Reducing Gun Violence in America: Informing Policy with Evidence and Analysis
(The Johns Hopkins University Press)
One month after the Newtown shootings, The Johns Hopkins University held a two-day summit focusing on national and international gun-violence research. The organizers, knowing that interest groups and politicians would be angling to manipulate the gun-control debate, wanted to gather the best available data to help policymakers and the public make informed choices going forward. An outgrowth of the Hopkins summit, this book collects that research, which is surprisingly accessible and startlingly grim. Thankfully, the editors have done an excellent job organizing the material, which moves from current policy shortcomings to proposals for federal reforms. The debate that’s raging might leave you feeling hopeless, but this book suggests otherwise.
This volume is a recent addition to a series of opera-centric kids’ books from Babetta’s World, cited as “Best Boutique Publisher” in our 2012 “Best of Baltimore” issue. Previous releases have included Aida and La Bohème, and this edition retells the story of Verdi’s classic opera in four languages (Italian, English, German, and Spanish). Laura Castellani’s text, though clear and succinct, sometimes reads more like a plot summary than an engaging children’s story. Ultimately, that’s fine because Alessandra Catalioti’s lavish illustrations richly underscore the major plot points and add nuanced depth to the overall presentation. The textured, heavy stock of the cover adds to the artful feel of this paperback, which makes a great introduction to the opera for kids of all ages. With Rigoletto coming to the Lyric next month (May 17 and 19), it’s an excellent time to start.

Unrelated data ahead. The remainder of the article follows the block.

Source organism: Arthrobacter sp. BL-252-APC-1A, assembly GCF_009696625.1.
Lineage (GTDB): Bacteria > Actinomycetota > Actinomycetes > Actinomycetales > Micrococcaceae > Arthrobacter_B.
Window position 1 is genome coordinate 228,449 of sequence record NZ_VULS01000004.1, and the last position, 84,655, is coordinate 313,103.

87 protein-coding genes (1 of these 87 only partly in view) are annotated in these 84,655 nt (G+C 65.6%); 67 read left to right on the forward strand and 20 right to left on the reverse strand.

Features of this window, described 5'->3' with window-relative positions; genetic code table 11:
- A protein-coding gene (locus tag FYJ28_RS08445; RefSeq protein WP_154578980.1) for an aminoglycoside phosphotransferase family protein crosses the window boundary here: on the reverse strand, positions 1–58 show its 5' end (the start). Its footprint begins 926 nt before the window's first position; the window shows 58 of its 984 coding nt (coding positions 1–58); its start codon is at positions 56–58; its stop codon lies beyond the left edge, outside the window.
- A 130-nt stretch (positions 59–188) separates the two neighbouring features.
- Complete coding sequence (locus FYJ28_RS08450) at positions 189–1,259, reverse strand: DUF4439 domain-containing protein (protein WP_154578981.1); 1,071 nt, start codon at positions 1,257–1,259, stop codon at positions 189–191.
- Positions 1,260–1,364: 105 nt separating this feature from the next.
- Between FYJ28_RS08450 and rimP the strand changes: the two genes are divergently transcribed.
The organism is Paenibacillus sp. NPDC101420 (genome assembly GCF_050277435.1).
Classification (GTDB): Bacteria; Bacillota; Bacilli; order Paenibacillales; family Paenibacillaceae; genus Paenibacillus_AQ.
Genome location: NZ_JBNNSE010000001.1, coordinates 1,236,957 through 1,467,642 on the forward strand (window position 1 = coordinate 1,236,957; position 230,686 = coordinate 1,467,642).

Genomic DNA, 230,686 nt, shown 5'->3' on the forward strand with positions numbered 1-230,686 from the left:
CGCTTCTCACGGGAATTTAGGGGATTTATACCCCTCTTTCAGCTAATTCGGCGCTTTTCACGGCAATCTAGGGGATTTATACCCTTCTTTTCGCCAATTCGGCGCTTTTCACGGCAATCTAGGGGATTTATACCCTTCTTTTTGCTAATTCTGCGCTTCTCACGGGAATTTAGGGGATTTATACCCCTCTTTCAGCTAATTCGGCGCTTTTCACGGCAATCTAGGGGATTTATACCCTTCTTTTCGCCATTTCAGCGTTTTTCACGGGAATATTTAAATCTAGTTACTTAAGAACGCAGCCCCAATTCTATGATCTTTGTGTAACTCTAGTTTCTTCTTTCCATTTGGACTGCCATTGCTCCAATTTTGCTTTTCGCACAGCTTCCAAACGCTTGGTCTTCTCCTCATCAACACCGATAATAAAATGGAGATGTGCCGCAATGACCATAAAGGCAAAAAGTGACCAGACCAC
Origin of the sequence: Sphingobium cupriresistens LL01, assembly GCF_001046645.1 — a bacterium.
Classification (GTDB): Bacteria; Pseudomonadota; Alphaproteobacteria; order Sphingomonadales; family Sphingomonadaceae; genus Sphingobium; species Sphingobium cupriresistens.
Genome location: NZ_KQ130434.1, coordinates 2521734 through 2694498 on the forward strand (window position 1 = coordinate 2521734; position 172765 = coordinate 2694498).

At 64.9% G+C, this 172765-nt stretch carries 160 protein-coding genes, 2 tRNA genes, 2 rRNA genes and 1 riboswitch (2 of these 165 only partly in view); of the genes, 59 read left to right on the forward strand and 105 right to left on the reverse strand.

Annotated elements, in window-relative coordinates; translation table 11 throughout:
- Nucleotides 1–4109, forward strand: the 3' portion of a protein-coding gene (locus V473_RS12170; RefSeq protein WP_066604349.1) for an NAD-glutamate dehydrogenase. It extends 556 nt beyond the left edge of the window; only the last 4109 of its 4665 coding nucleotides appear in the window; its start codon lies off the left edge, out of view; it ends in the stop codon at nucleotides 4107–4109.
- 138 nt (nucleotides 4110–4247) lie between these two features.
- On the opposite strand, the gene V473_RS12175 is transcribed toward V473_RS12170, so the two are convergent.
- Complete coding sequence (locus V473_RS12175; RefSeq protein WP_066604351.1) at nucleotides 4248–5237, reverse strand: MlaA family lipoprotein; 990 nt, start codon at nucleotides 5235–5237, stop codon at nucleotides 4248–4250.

So Say the Waiters: Book 1
The waiters referenced in the title aren’t food-service workers——it’s way more complicated than that. They’re actually waiting to be kidnapped, as subscribers to a smartphone app (kidnApp) that facilitates abductions in accordance with the subscriber’s pre-set conditions. Sirois’s lively story, the first installment in a multi-book series, features a pair of well-crafted characters——Henry, a straight-laced computer programmer whose friend developed the app, and Dani, a hipster bartender and kidnApp subscriber——and parallel stories that intersect in unexpected ways. Along the way, Sirois riffs on a technology-saturated society, with friends texting one another from adjacent rooms or seeking meaningful, but staged, interaction with others. Abundant local references add to the fun, and Book 1 ends on an intriguing note. Bring on Book 2.